We understand you’re partaking in the King’s Experience London Award – what made you choose ReachOut as your volunteering project?

The King’s Experience London Award recognises the contribution to a local community – and this made me think of my involvement with ReachOut. Mentoring is beneficial and impactful, especially at ReachOut, where programs are based in some of the most disadvantaged communities in London.

Furthermore, I recall from the training that ReachOut believes no one is a complete product, and the mentoring program facilitates growth for both mentees and mentors. I also recognised the skills I would gain from this experience such as empathy, communication and time management, and how they would contribute to my personal and professional development -- another key criterion for the Award.

How has volunteering with ReachOut impacted or influenced your University experience as a whole?

Volunteering with ReachOut has served to enrich my time at University and has proven to be a very different experience from other extracurricular activities.

Mentoring is highly rewarding as you embark on a journey of learning and development with your mentee, and you’re able to see them grow along the way.  

As this is completely unrelated to my law degree, it is a break away from University and has become a stress-reliever. Furthermore, the much-needed break allows me to continue on with the challenges within University.

Has mentoring helped you with your studies at University in any way?

Prior to the weekly sessions, the Project Leader sends out the session plan and academic worksheets which I read through to ensure I understand the topics and can explain them to my mentee. With my studies, there is a heavy workload and demanding prep work required so time management is imperative to be on track with my studies and ReachOut has helped me with this.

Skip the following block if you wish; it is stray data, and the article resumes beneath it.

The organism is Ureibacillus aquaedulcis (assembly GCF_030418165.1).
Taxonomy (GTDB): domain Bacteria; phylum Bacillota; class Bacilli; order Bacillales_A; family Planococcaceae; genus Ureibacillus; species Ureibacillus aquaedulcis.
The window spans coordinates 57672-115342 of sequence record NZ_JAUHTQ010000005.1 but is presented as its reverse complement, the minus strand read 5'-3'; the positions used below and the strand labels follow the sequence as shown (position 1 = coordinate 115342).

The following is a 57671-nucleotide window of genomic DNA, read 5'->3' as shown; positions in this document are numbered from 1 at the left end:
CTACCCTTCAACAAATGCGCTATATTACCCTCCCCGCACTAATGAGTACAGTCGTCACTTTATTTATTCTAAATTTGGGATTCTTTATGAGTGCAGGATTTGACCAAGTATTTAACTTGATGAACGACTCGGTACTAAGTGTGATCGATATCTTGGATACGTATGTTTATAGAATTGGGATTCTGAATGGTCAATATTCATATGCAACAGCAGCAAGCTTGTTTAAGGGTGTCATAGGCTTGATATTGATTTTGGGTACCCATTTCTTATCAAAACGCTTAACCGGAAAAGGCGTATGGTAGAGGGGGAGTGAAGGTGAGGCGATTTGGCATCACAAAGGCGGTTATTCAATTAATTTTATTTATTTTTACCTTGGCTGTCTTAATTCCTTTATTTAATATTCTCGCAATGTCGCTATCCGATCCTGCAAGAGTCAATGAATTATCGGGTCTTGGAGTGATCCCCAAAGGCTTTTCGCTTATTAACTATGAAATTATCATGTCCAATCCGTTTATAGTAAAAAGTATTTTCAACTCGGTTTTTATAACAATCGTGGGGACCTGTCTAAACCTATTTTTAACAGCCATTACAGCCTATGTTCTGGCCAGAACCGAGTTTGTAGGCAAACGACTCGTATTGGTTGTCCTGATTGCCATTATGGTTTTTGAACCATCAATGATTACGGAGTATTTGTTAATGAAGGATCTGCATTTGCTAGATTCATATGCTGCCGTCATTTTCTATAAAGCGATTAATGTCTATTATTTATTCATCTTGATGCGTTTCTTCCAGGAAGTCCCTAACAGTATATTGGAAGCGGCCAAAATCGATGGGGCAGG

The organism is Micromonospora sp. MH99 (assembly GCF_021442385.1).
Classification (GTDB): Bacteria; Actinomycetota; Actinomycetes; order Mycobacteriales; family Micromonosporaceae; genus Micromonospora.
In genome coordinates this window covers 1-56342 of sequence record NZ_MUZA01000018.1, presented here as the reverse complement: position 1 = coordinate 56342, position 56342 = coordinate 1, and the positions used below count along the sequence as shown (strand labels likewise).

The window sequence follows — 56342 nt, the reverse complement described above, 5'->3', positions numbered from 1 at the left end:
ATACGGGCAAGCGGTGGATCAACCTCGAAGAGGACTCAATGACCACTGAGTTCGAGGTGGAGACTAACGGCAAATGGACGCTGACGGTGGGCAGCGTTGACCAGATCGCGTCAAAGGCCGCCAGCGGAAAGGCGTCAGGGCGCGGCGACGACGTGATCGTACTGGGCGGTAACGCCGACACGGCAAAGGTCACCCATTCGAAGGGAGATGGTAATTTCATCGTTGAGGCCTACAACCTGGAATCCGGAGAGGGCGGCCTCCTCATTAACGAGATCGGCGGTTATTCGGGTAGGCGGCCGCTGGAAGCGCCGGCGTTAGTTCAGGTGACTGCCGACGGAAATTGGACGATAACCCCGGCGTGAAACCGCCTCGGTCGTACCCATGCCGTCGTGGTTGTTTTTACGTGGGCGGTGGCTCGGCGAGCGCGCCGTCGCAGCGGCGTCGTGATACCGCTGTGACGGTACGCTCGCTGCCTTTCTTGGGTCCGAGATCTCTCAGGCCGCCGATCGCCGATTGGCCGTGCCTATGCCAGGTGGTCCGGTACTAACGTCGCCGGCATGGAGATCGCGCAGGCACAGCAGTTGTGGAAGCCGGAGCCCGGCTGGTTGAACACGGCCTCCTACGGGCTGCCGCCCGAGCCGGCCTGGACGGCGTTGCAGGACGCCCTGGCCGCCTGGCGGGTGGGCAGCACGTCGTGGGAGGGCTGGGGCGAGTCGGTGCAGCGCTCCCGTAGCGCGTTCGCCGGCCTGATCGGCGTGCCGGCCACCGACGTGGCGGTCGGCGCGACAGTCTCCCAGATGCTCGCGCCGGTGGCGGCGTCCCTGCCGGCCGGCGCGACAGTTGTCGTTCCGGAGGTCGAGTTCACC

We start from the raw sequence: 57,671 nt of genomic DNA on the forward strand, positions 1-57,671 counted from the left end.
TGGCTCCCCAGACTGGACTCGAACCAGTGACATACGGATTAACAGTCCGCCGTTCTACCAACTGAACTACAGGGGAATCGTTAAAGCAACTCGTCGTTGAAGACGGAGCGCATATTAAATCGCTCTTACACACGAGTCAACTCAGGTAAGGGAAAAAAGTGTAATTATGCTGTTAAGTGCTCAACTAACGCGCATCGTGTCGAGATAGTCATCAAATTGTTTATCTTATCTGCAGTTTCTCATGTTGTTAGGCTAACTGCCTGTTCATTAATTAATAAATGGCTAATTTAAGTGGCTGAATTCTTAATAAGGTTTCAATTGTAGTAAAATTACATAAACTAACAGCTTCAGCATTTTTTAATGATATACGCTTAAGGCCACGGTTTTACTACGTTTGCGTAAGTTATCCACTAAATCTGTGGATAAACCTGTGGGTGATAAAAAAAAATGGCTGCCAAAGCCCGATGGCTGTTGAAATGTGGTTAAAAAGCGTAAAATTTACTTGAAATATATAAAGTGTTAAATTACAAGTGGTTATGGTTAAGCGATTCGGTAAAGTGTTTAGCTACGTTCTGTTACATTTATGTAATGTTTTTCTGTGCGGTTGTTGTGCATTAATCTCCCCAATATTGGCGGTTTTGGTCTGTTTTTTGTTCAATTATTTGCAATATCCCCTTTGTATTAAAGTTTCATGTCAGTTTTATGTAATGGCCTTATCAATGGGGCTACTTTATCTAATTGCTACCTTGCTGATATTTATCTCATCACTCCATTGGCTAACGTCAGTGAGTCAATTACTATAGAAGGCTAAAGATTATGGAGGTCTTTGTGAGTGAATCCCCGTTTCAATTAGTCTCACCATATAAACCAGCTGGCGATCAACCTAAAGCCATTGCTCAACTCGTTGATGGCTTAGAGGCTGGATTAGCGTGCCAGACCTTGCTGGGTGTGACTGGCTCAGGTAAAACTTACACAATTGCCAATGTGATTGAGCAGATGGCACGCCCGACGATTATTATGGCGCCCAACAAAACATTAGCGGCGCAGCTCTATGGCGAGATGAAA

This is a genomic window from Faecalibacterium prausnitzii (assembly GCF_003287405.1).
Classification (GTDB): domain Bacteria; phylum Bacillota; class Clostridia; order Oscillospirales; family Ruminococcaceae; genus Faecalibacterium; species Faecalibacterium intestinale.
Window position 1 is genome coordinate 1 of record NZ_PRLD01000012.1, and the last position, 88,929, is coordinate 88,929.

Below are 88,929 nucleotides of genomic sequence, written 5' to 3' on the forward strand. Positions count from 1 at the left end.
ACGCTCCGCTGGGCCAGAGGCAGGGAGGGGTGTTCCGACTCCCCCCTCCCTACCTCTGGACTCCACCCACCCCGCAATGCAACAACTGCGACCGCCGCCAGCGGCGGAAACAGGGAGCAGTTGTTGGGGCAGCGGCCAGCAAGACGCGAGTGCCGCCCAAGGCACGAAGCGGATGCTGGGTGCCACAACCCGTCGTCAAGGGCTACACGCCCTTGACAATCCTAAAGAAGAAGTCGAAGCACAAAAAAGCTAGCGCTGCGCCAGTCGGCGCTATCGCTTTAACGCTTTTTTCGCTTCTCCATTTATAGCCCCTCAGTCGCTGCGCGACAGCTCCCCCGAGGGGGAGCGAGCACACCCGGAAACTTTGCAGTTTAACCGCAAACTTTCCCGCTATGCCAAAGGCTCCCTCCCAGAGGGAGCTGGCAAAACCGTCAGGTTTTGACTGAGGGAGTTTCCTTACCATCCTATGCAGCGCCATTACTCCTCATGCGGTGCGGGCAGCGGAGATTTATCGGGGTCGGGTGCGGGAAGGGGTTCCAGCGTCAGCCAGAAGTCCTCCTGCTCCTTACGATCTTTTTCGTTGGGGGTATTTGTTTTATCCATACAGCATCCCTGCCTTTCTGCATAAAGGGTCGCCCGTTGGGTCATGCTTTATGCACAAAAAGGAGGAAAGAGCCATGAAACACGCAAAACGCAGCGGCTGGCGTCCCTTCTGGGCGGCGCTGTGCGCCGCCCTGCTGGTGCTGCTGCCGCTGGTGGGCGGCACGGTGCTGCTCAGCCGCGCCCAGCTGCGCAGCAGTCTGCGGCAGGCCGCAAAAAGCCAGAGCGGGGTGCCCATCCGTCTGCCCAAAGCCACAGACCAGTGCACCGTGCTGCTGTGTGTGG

Whilst working on academic worksheets, I sometimes need to explain certain concepts several times, and even after my best effort, my mentee may still be as clueless as she was at the beginning. This can be very deflating, but I have developed patience and resilience from the process. A significant portion of law school concerns reading lengthy and complex legal text where you need the patience to finish the sometimes incredibly long cases, and the resilience to re-read and further research concepts not yet grasped.

Do you find volunteering once a week gives you a break from your ‘daily bubble’ at University?

Definitely. University life has been very hectic with job applications, coursework, and extracurricular commitments. It is a stressful time, and most conversations at university do not stray away from these topics.  

My 40 minute journey to the primary school transports me away from these worries and during the session, I am completely engrossed in the activities with my mentee, where my only concern is her progress and performance. It’s a break from my own world and my troubles, where the focus shifts to my mentee.

The great thing about mentoring at a primary school is being around the lively and carefree students. The positive environment lifts my spirits, and even when I walk into a session tired and demotivated, at the end of the session, I leave energised and happy.

Do you think the projects have an impact on the local communities, if so, how?

I think the mentoring projects do have an impact on the local community. ReachOut’s mentoring focuses on both academic and character development which is a great combination. Academically, the focus is on literacy and numeracy, which are the core skills that can lead to stable and higher skilled employment. As ReachOut runs the mentoring programs in disadvantaged communities, the improvement of such skills leaves a bigger impact on the local community. Cultivating character strengths can likewise prevent anti-social behaviour which works to reduce negative social cases in the community. 

If you'd like to sign up to mentor like Simone, click here.